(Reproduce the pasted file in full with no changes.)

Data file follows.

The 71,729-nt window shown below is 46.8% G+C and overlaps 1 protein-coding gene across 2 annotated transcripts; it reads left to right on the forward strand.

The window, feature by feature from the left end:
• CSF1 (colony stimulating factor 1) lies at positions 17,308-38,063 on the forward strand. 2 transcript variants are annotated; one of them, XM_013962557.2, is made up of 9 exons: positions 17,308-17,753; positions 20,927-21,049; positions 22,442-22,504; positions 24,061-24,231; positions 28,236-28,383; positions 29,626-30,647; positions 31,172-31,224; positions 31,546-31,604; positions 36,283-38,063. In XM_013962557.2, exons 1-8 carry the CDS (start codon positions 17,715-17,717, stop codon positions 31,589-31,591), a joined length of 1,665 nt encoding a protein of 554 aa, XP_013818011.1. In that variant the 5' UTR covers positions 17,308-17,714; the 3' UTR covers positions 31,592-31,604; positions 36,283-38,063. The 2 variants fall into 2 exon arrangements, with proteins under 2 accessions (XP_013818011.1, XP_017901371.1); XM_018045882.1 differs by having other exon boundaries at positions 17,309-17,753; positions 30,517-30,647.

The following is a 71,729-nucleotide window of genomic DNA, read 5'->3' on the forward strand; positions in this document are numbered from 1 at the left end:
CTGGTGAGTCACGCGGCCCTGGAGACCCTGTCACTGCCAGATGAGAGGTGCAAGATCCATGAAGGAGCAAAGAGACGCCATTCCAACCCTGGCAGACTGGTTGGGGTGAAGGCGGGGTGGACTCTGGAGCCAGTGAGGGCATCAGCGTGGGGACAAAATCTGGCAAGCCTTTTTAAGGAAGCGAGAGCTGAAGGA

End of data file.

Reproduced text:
The 71,729-nt window shown below is 46.8% G+C and overlaps 1 protein-coding gene across 2 annotated transcripts; it reads left to right on the forward strand.

The window, feature by feature from the left end:
• CSF1 (colony stimulating factor 1) lies at positions 17,308-38,063 on the forward strand. 2 transcript variants are annotated; one of them, XM_013962557.2, is made up of 9 exons: positions 17,308-17,753; positions 20,927-21,049; positions 22,442-22,504; positions 24,061-24,231; positions 28,236-28,383; positions 29,626-30,647; positions 31,172-31,224; positions 31,546-31,604; positions 36,283-38,063. In XM_013962557.2, exons 1-8 carry the CDS (start codon positions 17,715-17,717, stop codon positions 31,589-31,591), a joined length of 1,665 nt encoding a protein of 554 aa, XP_013818011.1. In that variant the 5' UTR covers positions 17,308-17,714; the 3' UTR covers positions 31,592-31,604; positions 36,283-38,063. The 2 variants fall into 2 exon arrangements, with proteins under 2 accessions (XP_013818011.1, XP_017901371.1); XM_018045882.1 differs by having other exon boundaries at positions 17,309-17,753; positions 30,517-30,647.

The following is a 71,729-nucleotide window of genomic DNA, read 5'->3' on the forward strand; positions in this document are numbered from 1 at the left end:
CTGGTGAGTCACGCGGCCCTGGAGACCCTGTCACTGCCAGATGAGAGGTGCAAGATCCATGAAGGAGCAAAGAGACGCCATTCCAACCCTGGCAGACTGGTTGGGGTGAAGGCGGGGTGGACTCTGGAGCCAGTGAGGGCATCAGCGTGGGGACAAAATCTGGCAAGCCTTTTTAAGGAAGCGAGAGCTGAAGGA